The Rev. Hannah Hooker’s sermon from Year A, Proper 28, November 19, 2017.
1 Thessalonians 5:1-11; Matthew 25:14-30
We are coming to the end of our liturgical year, and what a year it has been. In the last 12 months, we have prepared for the birth of Jesus in Advent, celebrated that birth during Christmas, celebrated the revelation of Jesus to the world during Epiphany, spent a season of contemplation and penitence in Lent, rejoiced in the Resurrection at Easter, celebrated the Church at Pentecost, and then spent a long summer and fall trudging through the nitty-gritty details of the Gospels during Ordinary Time. Now we’re winding down lectionary Year A, which emphasizes the Gospel according to Matthew. And as some of you may have noticed this fall, as the days have gotten shorter and colder, the Gospel readings have gotten darker, with much weeping and gnashing of teeth. This is inescapable in Matthew’s Gospel. Matthew has a robust eschatology, or theology of the end of times, and in his view, the end of times includes harsh judgment. Now, Episcopal priests usually don’t like to preach harsh judgment, so I have heard many a sermon on the parable of the talents that cleverly avoids the last sentence or two. I’m sure many of you have heard a variety of interpretations of this parable, and perhaps have some opinions of your own.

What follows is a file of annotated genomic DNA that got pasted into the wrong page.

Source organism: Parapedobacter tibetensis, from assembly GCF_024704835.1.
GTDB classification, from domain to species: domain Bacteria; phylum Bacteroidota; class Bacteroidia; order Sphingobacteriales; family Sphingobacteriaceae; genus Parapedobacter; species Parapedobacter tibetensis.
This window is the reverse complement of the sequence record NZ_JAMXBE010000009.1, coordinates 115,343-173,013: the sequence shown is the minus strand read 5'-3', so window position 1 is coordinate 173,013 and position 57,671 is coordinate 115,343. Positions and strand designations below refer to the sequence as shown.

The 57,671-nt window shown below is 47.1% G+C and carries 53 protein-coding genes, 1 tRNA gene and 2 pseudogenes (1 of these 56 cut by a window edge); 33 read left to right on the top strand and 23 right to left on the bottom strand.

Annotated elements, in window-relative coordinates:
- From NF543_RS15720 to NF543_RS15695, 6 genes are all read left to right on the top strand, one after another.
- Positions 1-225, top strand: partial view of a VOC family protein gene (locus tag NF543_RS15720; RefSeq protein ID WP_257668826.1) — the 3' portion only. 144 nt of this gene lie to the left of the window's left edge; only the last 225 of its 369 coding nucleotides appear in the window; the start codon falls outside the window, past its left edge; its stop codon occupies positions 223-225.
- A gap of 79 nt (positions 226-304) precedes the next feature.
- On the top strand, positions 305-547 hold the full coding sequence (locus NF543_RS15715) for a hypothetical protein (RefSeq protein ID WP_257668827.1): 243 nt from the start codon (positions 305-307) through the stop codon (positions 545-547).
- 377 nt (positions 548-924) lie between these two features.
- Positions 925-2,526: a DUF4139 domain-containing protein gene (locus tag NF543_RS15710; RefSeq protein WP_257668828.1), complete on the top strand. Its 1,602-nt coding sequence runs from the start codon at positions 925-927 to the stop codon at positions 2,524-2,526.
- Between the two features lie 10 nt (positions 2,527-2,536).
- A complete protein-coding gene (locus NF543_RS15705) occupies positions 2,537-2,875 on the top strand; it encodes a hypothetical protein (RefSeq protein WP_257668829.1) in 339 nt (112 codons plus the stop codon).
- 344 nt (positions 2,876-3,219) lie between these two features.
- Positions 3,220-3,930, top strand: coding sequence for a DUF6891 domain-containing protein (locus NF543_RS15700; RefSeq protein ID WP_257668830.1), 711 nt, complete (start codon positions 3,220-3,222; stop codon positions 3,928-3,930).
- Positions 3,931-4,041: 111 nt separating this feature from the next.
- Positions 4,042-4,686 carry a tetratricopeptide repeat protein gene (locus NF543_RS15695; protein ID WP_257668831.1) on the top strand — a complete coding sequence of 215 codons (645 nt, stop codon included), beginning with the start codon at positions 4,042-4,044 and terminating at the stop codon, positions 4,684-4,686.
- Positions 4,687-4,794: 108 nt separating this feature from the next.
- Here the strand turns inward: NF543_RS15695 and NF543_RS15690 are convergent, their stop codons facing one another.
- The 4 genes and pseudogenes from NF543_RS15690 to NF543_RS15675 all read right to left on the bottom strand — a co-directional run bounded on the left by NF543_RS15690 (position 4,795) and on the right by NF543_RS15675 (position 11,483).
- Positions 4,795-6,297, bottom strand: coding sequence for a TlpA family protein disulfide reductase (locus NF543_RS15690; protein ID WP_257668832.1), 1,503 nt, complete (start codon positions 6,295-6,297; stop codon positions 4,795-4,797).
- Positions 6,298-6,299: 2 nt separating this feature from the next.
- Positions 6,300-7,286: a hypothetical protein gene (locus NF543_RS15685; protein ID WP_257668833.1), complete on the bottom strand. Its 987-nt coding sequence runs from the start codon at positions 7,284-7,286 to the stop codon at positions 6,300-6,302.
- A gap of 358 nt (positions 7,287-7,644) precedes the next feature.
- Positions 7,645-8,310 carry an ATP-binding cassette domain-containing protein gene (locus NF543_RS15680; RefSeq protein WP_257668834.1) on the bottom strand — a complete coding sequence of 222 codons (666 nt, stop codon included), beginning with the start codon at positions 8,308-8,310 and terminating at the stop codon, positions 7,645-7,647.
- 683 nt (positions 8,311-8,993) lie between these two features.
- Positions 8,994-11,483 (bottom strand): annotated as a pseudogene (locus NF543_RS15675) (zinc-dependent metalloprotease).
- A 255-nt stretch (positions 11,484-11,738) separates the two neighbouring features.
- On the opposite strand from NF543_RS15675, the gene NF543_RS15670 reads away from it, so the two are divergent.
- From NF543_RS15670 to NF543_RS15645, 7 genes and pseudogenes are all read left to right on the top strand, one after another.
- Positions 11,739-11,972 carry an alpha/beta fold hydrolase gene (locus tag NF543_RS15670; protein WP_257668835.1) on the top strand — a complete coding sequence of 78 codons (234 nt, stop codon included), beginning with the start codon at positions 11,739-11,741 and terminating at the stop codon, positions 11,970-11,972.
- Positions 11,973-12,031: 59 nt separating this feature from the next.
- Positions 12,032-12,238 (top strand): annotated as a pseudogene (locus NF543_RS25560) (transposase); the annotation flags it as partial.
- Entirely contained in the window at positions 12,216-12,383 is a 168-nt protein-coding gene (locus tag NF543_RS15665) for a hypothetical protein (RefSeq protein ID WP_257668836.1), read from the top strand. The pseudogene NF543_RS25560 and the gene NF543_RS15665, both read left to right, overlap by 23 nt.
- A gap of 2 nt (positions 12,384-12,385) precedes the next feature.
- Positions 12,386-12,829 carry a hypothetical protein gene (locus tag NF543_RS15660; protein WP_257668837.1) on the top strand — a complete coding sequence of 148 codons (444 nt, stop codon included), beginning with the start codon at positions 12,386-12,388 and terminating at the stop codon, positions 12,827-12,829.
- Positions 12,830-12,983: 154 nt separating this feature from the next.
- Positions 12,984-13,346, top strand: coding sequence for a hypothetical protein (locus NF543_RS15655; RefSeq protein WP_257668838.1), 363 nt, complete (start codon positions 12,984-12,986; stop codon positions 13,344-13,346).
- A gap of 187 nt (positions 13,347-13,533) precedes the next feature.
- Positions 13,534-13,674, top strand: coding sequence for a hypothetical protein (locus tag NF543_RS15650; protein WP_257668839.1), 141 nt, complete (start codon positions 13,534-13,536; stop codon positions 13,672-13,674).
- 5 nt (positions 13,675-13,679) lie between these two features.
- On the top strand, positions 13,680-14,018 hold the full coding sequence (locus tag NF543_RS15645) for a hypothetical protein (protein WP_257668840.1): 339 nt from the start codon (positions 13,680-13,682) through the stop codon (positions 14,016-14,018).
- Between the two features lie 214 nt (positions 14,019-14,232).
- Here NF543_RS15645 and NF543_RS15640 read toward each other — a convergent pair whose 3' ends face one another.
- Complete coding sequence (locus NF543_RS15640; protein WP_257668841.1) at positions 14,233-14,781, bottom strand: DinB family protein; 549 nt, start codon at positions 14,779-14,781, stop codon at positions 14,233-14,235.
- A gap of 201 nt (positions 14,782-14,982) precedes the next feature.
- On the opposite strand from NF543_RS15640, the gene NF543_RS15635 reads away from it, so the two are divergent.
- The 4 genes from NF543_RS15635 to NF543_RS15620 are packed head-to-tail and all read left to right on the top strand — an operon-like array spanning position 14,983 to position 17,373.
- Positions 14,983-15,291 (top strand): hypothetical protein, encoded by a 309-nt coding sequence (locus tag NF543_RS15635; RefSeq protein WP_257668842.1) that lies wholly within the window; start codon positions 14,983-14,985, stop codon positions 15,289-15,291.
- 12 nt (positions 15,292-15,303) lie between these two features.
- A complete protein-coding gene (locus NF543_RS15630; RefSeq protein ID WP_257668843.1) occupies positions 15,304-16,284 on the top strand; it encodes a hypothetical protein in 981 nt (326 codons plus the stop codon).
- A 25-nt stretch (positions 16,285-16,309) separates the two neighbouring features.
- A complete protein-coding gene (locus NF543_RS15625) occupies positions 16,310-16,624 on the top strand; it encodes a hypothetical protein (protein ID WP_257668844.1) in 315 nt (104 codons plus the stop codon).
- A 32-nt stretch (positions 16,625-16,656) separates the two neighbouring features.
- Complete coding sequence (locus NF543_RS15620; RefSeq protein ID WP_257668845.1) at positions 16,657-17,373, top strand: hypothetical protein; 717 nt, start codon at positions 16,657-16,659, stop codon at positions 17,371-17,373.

There is certainly some nuance involved in reading, marking, and inwardly digesting this parable. For starters, in order to explore and learn from this parable, we have to buy in to its assumption of an economy of slavery. Slavery was the way of the world in the first century, and parables that include imagery of slavery are likely not calling slavery itself into question. This is hard pill for us to swallow in 2017, but it’s worth a try. So putting aside our issues with slavery, what we have this morning are two men who behaved appropriately for their station, and who imitated their absent master, and one man who judged and defied his master, and forgot his place.